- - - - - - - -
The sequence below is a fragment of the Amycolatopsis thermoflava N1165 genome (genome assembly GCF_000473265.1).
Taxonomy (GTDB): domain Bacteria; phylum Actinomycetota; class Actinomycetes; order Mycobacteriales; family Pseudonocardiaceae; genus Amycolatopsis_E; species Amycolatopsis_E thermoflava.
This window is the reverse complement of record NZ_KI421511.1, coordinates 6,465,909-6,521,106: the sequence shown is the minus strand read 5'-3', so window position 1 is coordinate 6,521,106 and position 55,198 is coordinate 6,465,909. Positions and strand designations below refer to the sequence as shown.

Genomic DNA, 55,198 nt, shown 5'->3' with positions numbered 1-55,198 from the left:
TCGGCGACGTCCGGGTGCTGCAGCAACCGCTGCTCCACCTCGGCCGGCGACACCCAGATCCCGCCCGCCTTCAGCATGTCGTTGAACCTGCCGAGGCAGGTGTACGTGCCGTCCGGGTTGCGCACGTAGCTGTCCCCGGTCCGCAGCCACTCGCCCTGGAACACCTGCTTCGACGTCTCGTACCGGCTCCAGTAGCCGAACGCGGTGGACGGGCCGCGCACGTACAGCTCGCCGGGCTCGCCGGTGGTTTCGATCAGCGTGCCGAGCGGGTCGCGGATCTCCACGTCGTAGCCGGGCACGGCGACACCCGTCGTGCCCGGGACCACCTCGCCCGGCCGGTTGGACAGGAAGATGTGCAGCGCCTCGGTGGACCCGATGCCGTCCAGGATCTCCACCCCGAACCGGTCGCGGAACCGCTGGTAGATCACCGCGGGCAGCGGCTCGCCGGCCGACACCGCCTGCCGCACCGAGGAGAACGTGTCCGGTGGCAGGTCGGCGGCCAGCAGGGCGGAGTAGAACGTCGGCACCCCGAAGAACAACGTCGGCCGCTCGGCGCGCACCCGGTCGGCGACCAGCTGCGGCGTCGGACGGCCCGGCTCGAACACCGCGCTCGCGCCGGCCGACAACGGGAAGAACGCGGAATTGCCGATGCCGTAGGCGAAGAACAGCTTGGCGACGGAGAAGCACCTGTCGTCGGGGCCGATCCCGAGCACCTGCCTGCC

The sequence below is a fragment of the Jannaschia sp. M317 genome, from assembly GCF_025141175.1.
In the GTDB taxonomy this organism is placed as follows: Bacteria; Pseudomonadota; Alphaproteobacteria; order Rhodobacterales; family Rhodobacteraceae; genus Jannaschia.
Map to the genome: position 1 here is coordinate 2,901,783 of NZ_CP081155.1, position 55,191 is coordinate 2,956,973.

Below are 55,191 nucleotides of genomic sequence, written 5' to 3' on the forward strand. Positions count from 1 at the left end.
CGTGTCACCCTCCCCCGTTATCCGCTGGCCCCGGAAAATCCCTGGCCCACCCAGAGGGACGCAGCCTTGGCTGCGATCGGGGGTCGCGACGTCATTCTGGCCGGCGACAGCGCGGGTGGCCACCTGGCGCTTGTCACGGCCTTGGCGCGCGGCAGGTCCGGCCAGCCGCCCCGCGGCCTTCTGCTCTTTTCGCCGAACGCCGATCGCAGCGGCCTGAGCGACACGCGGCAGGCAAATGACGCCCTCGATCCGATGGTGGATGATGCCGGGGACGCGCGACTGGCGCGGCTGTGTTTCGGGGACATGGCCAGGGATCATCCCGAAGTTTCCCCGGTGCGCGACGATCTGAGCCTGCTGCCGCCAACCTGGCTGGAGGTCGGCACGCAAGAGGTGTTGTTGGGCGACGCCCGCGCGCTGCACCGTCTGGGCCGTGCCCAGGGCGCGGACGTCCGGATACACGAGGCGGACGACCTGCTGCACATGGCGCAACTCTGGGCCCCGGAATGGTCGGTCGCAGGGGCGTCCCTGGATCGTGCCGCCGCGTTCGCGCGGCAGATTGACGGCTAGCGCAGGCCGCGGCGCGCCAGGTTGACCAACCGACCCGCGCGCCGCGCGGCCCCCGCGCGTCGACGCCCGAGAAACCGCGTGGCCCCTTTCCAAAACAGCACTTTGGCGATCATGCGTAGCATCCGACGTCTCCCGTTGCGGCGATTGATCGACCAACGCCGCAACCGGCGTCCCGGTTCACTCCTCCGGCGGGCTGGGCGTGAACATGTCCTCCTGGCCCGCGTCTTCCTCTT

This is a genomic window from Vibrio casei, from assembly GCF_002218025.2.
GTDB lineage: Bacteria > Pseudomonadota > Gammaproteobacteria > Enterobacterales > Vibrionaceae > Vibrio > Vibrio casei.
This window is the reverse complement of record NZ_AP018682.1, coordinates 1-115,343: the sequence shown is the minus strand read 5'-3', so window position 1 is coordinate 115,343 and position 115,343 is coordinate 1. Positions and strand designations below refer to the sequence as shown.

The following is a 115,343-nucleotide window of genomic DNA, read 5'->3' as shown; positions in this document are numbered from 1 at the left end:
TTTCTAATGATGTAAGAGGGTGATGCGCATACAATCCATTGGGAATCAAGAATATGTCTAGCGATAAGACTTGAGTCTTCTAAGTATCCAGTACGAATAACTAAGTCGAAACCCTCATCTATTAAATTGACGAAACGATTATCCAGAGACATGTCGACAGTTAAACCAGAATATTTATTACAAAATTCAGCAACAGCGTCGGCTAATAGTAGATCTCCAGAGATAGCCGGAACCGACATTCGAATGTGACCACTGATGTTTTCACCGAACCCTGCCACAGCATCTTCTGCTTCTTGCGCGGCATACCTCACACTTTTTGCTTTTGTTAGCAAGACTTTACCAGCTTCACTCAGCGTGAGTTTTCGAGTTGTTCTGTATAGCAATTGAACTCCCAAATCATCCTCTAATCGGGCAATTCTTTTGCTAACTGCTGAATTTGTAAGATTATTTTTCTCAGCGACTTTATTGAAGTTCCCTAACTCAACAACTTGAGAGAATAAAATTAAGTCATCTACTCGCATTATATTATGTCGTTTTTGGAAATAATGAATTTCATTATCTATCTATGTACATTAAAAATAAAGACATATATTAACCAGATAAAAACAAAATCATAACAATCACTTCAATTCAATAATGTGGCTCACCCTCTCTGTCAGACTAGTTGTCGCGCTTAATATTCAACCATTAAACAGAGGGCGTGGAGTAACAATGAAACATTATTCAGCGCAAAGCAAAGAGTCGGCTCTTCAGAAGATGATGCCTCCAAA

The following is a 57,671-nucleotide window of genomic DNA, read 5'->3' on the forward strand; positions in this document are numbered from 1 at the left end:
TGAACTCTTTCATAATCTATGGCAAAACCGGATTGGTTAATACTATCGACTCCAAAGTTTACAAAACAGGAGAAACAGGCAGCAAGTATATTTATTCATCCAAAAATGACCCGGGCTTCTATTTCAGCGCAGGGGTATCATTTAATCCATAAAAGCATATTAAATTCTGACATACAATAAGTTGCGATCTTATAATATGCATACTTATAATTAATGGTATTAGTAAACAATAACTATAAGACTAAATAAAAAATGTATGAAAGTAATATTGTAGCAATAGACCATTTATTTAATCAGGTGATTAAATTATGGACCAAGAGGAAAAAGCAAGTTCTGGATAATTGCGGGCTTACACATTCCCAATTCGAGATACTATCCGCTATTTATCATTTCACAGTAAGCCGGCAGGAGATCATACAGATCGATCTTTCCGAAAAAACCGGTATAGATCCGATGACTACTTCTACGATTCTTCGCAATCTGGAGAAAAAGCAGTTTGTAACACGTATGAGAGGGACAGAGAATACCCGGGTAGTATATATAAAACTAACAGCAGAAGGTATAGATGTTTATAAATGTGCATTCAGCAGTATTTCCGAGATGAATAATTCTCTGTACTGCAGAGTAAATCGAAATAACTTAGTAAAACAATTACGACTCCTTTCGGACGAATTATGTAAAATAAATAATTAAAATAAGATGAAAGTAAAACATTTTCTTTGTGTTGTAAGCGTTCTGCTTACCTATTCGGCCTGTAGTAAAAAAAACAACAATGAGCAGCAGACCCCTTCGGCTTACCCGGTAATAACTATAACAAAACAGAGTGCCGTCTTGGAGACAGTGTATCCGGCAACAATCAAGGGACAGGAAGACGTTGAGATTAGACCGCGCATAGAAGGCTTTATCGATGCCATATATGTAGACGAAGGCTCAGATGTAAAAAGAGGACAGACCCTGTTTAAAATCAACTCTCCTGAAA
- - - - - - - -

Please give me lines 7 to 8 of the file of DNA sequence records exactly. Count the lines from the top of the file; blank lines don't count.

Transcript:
In the GTDB taxonomy this organism is placed as follows: Bacteria; Pseudomonadota; Alphaproteobacteria; order Rhodobacterales; family Rhodobacteraceae; genus Jannaschia.
Map to the genome: position 1 here is coordinate 2,901,783 of NZ_CP081155.1, position 55,191 is coordinate 2,956,973.